Best ResponseYou've already chosen the best response.0Think product rule versus quot. rule

anonymous
 5 years ago
Best ResponseYou've already chosen the best response.0so can you solve this now?..i am solving it right now...plz do solve and let me know the answer..

anonymous
 5 years ago
Best ResponseYou've already chosen the best response.0This has taken longer than I planned, and I'm about to be sleeping on my keyboard. I hope this helps

anonymous
 5 years ago
Best ResponseYou've already chosen the best response.0correct me if i am wrong , but after intr. for the first time i get, 2\[\sqrt{x+3}/(x+2)(2 \int\limits_{}^{}\sqrt{x+3} . \log(x+3))dx\]

anonymous
 5 years ago
Best ResponseYou've already chosen the best response.0I think your missing a /2 in the first part, but my brain is turning off. night, sorry but I'm just too tired to think much more, worst case I'll check back tomorrow.

anonymous
 5 years ago
Best ResponseYou've already chosen the best response.0okay....i'll try by then....

anonymous
 5 years ago
Best ResponseYou've already chosen the best response.0did u get the solution?

anonymous
 5 years ago
Best ResponseYou've already chosen the best response.0yes, I'm going to type the whole solution out for you... hold on

anonymous
 5 years ago
Best ResponseYou've already chosen the best response.0\[\int\limits \frac{1}{(x+2)\sqrt {x+3}}dx \rightarrow u=\sqrt{x+3}, 2du=\frac{1}{\sqrt{x+3}}dx\] \[2 \int\limits \frac{1}{x+2}du \rightarrow now:u^21=x+2, so \rightarrow 2 \int\limits \frac{1}{u^21}du\] Use partial fraction decomposition: \[\frac{1}{u^21}=\frac {1}{(u+1)(u1)}= \frac{A}{u+1}+\frac {B}{u1}\] \[A(u1)+B(u+1)=1\rightarrow AuA+Bu+B=1\] \[(B+A)u=0u, BA=1\rightarrow so: B+A=0, BA=1\] solve for B and A: \[B=\frac{1}{2}, A= \frac{1}{2}\] \[2 \int\limits\limits \frac{1}{2} (\frac{1}{u1}\frac{1}{u+1})du \rightarrow \int\limits \frac{1}{u1}du \int\limits \frac{1}{u+1}du\] \[\int\limits\limits \frac{1}{u1}du \rightarrow v=u1, dv=du\] \[\rightarrow \int\limits\limits \frac{1}{v}dv=\ln(v)=\ln(u1)\] \[\int\limits \frac {1}{u+1}du \rightarrow z=u+1, dz=du\] \[\rightarrow \int\limits \frac{1}{z}dz=\ln(z)=\ln(u+1)\] so:\[\ln(u1)\ln(u+1)+C \rightarrow \ln \left \frac {u1}{u+1} \right+C\] From the begining we know what u is, so: \[since:u=\sqrt{x+3}\rightarrow \ln \left \frac{\sqrt{x+3}1}{\sqrt{x+3}+1}\right+C\]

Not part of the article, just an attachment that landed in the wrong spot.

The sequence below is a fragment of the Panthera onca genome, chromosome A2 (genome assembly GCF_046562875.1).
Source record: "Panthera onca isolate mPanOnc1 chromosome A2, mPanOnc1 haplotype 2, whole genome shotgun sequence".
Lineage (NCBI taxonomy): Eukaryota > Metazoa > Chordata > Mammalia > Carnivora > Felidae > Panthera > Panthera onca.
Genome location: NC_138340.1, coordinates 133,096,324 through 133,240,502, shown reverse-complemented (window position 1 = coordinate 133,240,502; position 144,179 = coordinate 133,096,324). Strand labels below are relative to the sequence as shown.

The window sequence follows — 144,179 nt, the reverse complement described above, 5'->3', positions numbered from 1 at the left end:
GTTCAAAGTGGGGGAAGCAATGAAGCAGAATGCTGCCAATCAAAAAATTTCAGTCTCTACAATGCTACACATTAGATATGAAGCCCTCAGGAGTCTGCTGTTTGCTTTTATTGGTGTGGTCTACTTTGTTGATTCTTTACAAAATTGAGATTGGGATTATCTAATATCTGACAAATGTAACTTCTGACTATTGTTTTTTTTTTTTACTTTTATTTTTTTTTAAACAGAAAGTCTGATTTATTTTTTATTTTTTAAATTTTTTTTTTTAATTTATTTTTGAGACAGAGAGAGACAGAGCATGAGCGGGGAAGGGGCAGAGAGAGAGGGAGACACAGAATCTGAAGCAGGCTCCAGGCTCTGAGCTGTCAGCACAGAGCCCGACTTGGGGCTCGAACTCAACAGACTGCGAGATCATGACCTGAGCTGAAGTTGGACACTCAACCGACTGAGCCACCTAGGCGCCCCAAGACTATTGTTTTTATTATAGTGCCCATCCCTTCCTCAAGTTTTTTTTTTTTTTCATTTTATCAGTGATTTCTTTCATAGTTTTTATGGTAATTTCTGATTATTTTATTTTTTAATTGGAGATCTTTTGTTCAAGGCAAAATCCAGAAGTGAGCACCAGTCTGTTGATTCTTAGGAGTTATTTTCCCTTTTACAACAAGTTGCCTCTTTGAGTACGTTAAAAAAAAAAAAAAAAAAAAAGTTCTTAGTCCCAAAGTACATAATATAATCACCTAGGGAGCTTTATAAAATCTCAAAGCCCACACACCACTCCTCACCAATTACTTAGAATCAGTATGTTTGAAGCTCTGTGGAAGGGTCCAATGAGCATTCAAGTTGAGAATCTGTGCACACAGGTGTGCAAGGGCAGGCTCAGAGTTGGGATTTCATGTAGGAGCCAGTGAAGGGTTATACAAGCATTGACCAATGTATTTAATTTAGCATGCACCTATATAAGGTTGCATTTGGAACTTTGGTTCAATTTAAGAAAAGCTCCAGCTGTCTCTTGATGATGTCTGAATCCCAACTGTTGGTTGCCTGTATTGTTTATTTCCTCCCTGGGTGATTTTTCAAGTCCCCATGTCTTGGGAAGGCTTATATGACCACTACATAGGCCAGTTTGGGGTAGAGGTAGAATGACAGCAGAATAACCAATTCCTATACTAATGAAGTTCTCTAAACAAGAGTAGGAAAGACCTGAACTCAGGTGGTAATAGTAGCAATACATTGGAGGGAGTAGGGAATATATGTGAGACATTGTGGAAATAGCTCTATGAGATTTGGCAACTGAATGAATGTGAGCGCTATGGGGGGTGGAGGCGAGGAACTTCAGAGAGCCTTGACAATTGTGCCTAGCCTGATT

anonymous
 5 years ago
Best ResponseYou've already chosen the best response.0how did you take : u2−1=x+2 ?

anonymous
 5 years ago
Best ResponseYou've already chosen the best response.0like this: \[u=\sqrt{x+3}\rightarrow u^2=(\sqrt{x+3})^2\rightarrow u^2=x+3\rightarrow u^21=x+2\]

anonymous
 5 years ago
Best ResponseYou've already chosen the best response.0ohh yeah..thanks nadeem

anonymous
 5 years ago
Best ResponseYou've already chosen the best response.0there's one more question...if u can answer...its regarding partial derivatives..can u?

anonymous
 5 years ago
Best ResponseYou've already chosen the best response.0its just 2 places above this post.. which is like fxy =(y sin xy)...so on...plz move to that post...